Confounded Variables; Statistical Significance9m
Reading3 readings
Pre-lecture Activity10m
Interactive Activity10m
(Optional) Companion Readings from the Mindware book0m
Quiz2 practice exercises
Correlation Exercises10m
Lesson 3 Quiz10m
Clock
2 hours to complete

Lesson 4: Experiments

You will learn that correlations can only rarely provide conclusive evidence about whether one variable exerts a causal influence on another and why experiments provide far better evidence about causality than correlations. You will be shown how to conduct experiments in business settings and experiments on yourself. You will learn the distinction between within subject designs and between subject designs. You will learn about the concept of artifacts and some tricks for avoiding them. You will learn how to discover natural experiments....
Reading
3 videos (Total 42 min), 2 readings, 1 quiz
Video3 videos
A/B Testing9m
Experimental Design and Natural Experiments17m
Reading2 readings
Pre-lecture Activity5m
(Optional) Companion Readings from the Mindware book0m
Quiz1 practice exercises
Lesson 4 Quiz26m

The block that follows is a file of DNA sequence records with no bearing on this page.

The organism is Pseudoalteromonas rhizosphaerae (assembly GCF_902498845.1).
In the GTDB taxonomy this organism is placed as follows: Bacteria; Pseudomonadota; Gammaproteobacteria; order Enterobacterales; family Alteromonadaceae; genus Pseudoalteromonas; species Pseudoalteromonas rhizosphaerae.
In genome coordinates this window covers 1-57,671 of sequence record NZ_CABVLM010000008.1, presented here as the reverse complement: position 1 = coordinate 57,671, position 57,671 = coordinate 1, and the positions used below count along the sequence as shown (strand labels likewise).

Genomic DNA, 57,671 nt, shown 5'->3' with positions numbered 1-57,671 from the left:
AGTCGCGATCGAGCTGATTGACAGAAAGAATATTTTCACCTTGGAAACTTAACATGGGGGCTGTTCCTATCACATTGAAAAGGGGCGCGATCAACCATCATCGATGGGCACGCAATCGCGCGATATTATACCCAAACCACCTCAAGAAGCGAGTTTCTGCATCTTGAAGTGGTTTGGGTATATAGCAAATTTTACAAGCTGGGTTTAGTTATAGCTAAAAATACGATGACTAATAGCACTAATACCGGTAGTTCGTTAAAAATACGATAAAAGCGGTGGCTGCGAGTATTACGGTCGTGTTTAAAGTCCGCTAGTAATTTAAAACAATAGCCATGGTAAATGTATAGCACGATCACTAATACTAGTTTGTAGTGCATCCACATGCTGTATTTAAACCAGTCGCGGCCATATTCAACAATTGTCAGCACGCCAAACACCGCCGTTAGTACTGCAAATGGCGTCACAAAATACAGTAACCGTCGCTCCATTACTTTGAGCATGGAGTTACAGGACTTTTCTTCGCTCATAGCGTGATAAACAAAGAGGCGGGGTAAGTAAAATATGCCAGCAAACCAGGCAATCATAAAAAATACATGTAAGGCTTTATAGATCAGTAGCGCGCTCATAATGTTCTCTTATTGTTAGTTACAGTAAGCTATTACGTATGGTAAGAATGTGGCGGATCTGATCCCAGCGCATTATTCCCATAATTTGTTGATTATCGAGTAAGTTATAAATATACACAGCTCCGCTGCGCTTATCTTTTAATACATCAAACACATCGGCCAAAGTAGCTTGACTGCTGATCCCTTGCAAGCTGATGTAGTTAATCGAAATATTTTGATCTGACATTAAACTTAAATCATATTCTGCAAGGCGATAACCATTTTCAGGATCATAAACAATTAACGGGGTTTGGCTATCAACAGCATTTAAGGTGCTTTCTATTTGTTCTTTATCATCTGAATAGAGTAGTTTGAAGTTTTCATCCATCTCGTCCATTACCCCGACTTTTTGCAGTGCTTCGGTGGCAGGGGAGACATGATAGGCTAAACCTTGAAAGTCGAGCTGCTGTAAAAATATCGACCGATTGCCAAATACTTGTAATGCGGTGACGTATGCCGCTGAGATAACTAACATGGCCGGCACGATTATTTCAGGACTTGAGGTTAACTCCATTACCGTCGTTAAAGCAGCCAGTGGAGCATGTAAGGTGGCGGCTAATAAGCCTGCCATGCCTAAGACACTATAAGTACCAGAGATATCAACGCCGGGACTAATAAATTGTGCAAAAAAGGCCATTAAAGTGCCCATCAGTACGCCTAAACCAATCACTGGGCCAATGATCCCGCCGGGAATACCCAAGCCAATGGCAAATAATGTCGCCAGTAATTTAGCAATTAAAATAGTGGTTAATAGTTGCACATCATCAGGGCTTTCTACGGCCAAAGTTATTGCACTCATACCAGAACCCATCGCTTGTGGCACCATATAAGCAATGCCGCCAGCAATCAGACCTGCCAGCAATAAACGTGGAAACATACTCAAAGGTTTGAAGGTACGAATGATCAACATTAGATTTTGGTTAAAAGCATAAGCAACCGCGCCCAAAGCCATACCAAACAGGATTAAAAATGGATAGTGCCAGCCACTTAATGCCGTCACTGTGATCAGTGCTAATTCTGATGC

3

Section
Clock
1 hour to complete

Lesson 5: Prediction

You will learn about the kinds of systematic errors we make when trying to predict the future. You will learn about regression to the mean and why you should assume that extreme values on a variable will be less extreme when next observed. You will learn how to think about observations in terms of true score plus error. You will learn about the concept of base rate and why it must be taken into account when estimating probabilities of specific events....
Reading
2 videos (Total 40 min), 2 readings, 1 quiz
Video2 videos
Base Rate22m
Reading2 readings
Pre-lecture Question5m
(Optional) Companion Readings from the Mindware book0m
Quiz1 practice exercises
Lesson 5 Quiz8m
Clock
1 hour to complete

Lesson 6: Cognitive Biases

We understand the world not through direct perception but through inferential procedures that we are unaware of. Our understanding of the world is heavily influenced by schemas or abstract representations of events. We are prone to serious judgment errors that can be avoided to a degree when we understand their basis. We make guesses about probability and causality by applying the representativeness heuristic based on similarity assessments which can be very misleading. We make judgments about frequency and probability by relying in part on the availability heuristic, judging things as frequent or probable to the degree that instances come readily to mind....
Reading
3 videos (Total 36 min), 1 reading, 2 quizzes